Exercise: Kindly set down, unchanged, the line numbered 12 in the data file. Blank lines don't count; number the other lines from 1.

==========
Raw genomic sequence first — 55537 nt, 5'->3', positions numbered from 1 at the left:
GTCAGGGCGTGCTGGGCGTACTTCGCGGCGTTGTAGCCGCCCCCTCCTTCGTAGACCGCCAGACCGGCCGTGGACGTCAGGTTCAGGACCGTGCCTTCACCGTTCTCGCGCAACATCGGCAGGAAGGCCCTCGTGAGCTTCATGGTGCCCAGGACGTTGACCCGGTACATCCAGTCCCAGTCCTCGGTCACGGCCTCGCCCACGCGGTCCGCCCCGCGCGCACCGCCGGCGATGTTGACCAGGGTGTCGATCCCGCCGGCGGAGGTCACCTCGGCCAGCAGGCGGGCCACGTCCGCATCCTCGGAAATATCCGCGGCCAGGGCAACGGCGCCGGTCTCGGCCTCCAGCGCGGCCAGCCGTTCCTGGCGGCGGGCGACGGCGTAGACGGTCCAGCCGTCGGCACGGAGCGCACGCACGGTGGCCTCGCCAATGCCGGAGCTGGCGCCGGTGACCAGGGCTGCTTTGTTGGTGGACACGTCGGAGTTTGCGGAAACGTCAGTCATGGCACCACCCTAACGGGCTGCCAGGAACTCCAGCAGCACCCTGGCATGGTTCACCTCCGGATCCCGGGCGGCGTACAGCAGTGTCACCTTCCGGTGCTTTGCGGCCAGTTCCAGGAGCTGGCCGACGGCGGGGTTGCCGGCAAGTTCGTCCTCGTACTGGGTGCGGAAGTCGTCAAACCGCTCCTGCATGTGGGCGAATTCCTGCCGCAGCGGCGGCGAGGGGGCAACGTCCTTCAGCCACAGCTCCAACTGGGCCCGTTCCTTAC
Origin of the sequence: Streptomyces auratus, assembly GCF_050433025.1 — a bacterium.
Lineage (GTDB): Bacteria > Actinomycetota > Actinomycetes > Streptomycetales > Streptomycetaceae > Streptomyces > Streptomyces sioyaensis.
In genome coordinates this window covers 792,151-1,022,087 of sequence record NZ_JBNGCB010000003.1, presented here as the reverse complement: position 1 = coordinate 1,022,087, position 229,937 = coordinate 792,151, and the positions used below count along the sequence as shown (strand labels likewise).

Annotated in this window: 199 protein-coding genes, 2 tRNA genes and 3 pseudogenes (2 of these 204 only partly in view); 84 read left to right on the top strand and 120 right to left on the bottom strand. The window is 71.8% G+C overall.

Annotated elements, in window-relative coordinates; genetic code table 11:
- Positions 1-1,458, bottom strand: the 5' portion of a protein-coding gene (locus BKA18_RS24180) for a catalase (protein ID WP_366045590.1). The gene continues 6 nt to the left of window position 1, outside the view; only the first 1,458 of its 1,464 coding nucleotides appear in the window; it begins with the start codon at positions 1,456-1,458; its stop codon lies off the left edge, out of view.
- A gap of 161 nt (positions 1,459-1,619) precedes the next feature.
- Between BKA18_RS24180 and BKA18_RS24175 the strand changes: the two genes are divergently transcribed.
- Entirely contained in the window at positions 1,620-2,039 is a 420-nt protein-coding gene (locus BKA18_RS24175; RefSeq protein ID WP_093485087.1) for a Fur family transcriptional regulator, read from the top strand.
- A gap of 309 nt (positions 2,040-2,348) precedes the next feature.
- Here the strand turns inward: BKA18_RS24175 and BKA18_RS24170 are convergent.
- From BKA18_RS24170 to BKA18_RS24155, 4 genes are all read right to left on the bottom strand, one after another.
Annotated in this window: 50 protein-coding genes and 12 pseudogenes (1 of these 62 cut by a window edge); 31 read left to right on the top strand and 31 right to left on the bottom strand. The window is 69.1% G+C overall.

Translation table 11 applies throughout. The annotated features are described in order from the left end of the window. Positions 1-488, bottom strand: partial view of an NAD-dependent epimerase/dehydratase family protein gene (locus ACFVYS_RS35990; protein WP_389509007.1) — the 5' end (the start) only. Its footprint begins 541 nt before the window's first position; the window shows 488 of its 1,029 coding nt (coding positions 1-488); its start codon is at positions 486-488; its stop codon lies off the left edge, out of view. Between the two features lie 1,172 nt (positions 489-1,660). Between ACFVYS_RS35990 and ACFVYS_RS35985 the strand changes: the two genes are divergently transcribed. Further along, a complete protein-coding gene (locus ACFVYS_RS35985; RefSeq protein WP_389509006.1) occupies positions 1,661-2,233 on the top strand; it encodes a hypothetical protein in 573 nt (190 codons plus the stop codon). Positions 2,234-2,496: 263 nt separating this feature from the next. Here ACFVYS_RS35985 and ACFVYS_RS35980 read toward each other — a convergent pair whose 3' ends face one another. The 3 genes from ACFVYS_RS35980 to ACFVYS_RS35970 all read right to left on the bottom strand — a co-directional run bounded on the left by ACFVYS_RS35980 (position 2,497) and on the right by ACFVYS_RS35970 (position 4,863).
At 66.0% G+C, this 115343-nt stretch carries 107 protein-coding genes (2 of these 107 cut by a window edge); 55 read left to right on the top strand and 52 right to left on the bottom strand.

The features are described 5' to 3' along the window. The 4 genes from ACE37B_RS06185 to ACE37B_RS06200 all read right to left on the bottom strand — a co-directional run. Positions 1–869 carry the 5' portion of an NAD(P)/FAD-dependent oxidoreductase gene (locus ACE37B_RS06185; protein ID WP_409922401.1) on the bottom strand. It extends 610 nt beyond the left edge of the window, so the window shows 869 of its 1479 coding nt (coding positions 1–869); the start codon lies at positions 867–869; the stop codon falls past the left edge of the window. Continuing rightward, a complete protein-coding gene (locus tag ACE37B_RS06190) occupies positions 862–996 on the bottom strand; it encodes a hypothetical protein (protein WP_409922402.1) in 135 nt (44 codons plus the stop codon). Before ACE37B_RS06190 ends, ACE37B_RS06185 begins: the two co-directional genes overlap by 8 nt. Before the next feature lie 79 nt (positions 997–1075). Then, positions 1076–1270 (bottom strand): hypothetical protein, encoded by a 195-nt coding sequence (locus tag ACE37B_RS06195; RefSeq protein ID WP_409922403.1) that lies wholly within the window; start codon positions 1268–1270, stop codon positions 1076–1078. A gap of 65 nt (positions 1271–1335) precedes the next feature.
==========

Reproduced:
- A gap of 309 nt (positions 2,040-2,348) precedes the next feature.